Secret of the Sands
In 1833, Lieutenant James Wellsted is an officer in the British Navy surveying the coast of the Arabian Peninsula as part of a mission to link the Red Sea and the Mediterranean. When two fellow officers are kidnapped by Bedu tribesmen, Wellsted is permitted by the Sultan of Oman to search for them in the Empty Quarter, the vast South Arabian desert, forbidden to Europeans. His guides are two Bedu slavers whose knowledge of the desert is matched by their contempt for white infidels. Wellsted must dress and live as a Turk to travel safely. Also in the caravan is Zena, an Abyssinian girl captured by the two slavers and given to Wellsted.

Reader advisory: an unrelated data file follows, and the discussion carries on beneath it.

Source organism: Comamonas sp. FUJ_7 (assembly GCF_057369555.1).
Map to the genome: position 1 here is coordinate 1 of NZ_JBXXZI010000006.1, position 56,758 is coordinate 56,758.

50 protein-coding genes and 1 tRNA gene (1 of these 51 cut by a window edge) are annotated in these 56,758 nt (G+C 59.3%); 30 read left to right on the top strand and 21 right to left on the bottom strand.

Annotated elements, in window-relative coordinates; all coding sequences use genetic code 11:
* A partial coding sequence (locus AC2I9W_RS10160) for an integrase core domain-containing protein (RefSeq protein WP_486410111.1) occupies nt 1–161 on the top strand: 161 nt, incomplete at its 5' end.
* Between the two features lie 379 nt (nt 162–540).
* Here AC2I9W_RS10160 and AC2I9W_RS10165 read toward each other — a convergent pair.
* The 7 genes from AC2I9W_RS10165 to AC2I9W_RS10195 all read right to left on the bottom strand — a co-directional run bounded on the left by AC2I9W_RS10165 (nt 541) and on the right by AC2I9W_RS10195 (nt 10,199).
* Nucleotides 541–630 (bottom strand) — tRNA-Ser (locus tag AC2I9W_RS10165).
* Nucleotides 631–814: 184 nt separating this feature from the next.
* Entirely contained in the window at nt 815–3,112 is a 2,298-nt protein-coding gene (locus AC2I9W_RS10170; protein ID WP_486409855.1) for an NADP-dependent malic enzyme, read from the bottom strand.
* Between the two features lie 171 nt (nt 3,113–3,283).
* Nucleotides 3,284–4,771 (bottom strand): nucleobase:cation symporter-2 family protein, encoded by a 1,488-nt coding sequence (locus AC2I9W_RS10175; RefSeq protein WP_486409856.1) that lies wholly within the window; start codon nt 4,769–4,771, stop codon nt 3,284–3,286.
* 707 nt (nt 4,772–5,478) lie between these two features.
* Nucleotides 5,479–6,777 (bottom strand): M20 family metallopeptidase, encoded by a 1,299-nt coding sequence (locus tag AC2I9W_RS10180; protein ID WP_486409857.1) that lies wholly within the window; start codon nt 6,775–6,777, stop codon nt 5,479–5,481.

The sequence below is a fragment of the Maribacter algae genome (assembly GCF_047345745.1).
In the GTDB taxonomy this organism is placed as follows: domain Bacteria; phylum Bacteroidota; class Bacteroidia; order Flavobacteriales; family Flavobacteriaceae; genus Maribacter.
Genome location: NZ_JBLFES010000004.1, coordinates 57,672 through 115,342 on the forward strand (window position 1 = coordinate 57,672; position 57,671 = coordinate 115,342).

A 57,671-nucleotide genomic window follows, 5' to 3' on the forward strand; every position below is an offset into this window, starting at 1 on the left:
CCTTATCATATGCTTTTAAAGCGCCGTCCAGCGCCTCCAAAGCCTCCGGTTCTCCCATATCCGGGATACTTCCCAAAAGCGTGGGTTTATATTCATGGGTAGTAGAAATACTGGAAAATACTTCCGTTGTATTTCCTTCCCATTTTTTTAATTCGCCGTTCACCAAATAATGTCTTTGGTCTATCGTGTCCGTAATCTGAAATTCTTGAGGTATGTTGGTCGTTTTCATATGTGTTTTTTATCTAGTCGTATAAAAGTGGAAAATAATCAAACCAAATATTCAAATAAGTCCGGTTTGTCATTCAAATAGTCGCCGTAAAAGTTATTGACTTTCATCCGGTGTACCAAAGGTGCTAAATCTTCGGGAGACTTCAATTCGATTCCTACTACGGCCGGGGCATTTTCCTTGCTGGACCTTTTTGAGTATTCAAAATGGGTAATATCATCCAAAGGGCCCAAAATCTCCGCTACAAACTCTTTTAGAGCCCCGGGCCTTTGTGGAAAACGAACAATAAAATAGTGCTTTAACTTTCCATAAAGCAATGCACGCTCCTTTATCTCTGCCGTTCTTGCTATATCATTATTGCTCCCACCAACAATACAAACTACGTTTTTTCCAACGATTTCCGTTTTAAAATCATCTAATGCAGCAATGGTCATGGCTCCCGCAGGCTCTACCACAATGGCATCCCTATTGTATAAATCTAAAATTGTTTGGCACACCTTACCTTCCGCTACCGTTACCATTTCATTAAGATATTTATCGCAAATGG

The novel is mainly concerned with the expedition. Anyone enthralled by deserts (me) will find the terrain, the heat and the people fascinating. Sheridan makes the landscape sing, and the picture of Bedu life is wonderful. Gradually the hazards faced bring a grudging respect between Muslim slavers and Christian officer. A side issue is slavery and the Arab slave trade. The casual way the Arabs, the French and many British accept the fact of human beings as disposable merchandise is powerfully presented.
As in her The Secret Mandarin, Sheridan uses historical figures interacting with fictional ones to create an exciting and often thought-provoking read. One caveat: a glossary for Arab words would have been very useful.